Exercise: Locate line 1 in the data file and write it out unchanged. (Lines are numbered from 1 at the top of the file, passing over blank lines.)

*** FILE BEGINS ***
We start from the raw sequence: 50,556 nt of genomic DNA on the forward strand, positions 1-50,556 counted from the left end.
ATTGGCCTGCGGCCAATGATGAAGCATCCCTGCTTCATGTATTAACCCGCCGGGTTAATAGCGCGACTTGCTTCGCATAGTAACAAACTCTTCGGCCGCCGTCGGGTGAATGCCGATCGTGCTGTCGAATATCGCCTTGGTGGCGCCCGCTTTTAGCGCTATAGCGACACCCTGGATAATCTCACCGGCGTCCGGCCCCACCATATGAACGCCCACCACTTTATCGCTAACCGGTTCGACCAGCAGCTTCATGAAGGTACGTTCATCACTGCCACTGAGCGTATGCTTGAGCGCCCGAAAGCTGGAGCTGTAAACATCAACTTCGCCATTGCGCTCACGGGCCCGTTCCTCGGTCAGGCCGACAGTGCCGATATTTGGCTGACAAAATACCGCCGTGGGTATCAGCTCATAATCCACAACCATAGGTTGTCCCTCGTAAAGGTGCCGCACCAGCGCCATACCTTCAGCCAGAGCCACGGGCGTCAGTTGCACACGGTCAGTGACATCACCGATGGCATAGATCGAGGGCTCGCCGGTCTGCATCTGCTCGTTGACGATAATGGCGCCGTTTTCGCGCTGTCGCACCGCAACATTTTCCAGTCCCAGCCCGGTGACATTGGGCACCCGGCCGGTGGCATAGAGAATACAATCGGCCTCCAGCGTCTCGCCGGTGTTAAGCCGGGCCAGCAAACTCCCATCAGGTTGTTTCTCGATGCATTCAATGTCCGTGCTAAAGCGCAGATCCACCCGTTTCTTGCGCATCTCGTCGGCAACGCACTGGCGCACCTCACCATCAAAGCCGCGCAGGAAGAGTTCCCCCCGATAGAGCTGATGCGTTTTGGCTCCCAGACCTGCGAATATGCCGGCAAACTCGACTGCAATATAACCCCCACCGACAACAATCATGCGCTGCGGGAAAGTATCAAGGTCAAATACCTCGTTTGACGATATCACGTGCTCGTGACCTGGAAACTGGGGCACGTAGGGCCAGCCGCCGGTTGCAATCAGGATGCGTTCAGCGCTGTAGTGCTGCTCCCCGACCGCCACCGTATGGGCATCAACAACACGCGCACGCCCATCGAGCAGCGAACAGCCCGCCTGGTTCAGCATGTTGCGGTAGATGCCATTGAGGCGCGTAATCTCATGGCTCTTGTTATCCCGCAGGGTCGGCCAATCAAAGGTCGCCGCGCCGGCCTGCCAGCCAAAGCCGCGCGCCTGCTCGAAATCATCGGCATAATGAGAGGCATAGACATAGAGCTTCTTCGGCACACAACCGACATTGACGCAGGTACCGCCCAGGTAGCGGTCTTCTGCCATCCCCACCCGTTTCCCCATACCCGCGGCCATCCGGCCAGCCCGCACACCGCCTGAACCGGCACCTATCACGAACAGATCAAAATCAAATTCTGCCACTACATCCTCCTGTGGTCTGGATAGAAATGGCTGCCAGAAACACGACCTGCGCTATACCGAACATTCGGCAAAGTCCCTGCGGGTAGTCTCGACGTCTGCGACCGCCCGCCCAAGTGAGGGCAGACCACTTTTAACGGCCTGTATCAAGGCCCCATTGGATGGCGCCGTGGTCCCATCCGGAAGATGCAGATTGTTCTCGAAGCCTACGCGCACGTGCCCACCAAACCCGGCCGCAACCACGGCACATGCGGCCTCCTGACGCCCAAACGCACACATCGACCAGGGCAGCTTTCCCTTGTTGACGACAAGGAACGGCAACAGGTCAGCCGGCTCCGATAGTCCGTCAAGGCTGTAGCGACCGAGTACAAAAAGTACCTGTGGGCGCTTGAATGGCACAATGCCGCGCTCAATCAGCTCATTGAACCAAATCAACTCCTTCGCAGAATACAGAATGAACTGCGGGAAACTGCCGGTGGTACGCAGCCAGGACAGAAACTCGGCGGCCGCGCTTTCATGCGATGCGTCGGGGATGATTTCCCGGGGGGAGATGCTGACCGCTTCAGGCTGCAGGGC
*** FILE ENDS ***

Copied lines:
We start from the raw sequence: 50,556 nt of genomic DNA on the forward strand, positions 1-50,556 counted from the left end.